The brothers worked on plans for a police station as well.
Plans for police station
Commercial buildings in Rochester 1877-1885
The Ellis firm also was responsible for a variety of buildings in downtown Rochester. These structures, done in the days of the infancy of the modern skyscraper, show the foresight of Harvey Ellis in styling buildings that were strongly vertical in form, yet were also full of light and airiness due to their tall windows. Semi-circular arches above them added an element of grace even to buildings intended as warehouses.
The Nash Building, built 1885
The location of the Nash Building was the corner of St. Paul and Mortimer Streets. This view shows the building shortly before its demolition in 1967. At the time it was built, it was known as Child's Building.
The National Casket Company, at Court and Exchange Streets
Ellis was responsible for the tall addition seen here to the right. Previously this had been known as the Stein Manufacturing Company. This addition was made in 1887. The Ellis portion has survived and been renovated; it is currently named the Court Exchange Building.
Brewster Gordon Company, 43 N. Water Street, as seen in 1904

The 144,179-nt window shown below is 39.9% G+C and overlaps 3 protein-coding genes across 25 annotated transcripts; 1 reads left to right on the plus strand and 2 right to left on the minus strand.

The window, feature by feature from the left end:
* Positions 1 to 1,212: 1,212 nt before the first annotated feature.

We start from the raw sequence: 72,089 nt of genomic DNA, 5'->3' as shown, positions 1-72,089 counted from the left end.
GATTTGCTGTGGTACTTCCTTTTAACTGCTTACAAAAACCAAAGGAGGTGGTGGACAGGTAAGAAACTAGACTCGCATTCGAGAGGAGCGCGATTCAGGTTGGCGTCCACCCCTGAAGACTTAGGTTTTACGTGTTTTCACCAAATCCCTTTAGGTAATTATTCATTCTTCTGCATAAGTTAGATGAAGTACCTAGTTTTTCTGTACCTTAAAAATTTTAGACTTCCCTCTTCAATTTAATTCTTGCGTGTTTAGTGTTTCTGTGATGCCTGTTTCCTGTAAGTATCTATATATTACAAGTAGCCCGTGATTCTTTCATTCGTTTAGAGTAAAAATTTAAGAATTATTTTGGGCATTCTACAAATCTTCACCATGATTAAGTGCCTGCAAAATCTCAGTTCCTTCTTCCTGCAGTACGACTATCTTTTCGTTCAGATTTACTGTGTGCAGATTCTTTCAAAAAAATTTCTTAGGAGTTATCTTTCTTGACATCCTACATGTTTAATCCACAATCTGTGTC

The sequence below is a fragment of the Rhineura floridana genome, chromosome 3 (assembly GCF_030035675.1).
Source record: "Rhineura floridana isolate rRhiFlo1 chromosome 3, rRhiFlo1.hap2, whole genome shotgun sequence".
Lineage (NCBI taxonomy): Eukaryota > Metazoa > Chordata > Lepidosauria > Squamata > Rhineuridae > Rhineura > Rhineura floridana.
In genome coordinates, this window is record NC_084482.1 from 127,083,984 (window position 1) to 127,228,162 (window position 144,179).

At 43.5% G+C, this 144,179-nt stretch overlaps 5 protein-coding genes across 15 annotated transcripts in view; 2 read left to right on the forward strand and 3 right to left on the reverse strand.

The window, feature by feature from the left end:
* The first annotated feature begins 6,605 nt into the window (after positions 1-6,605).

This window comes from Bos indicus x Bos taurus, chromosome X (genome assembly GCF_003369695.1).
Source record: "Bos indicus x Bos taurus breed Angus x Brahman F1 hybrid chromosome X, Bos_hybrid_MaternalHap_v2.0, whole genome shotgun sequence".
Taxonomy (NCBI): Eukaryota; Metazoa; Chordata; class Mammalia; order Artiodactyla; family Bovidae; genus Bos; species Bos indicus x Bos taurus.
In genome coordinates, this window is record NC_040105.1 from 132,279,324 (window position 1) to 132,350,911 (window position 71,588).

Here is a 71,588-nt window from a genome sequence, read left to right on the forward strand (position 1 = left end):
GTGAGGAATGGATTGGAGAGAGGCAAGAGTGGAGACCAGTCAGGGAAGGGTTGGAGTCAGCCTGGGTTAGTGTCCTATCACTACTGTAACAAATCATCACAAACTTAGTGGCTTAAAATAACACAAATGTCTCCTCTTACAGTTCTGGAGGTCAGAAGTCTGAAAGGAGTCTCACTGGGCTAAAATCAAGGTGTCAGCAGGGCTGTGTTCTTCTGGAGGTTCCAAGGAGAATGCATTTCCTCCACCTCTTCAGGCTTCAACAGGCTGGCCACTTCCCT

This Ellis-designed building was described in the Democrat & Chronicle of June 13, 1926:
183 North Water Street, designed by Harvey Ellis. Left view shows Water Street side, right view shows river side.
The architect Edwin S. Gordon was quoted (in the Democrat & Chronicle of May 30, 1926) as saying about this building:
|"…Careless in detail, perhaps, but fine in proportion and composition, and beginning to indicate the trend in architectural development which was coming due to changed forms of construction and demands for light and air. You see these ideas expressed now in our present-day industrial plants and our great office buildings."|
Detail of the Smith Gormly Building, designed by Ellis, on St. Paul Street
Archer Building, designed by Ellis (right in photo)
The Woodworth Building, designed by Ellis
The Federal Building
The masterpiece of the Ellis firm in Rochester was the Federal Building, which in 1978 became restored for use as Rochester's City Hall.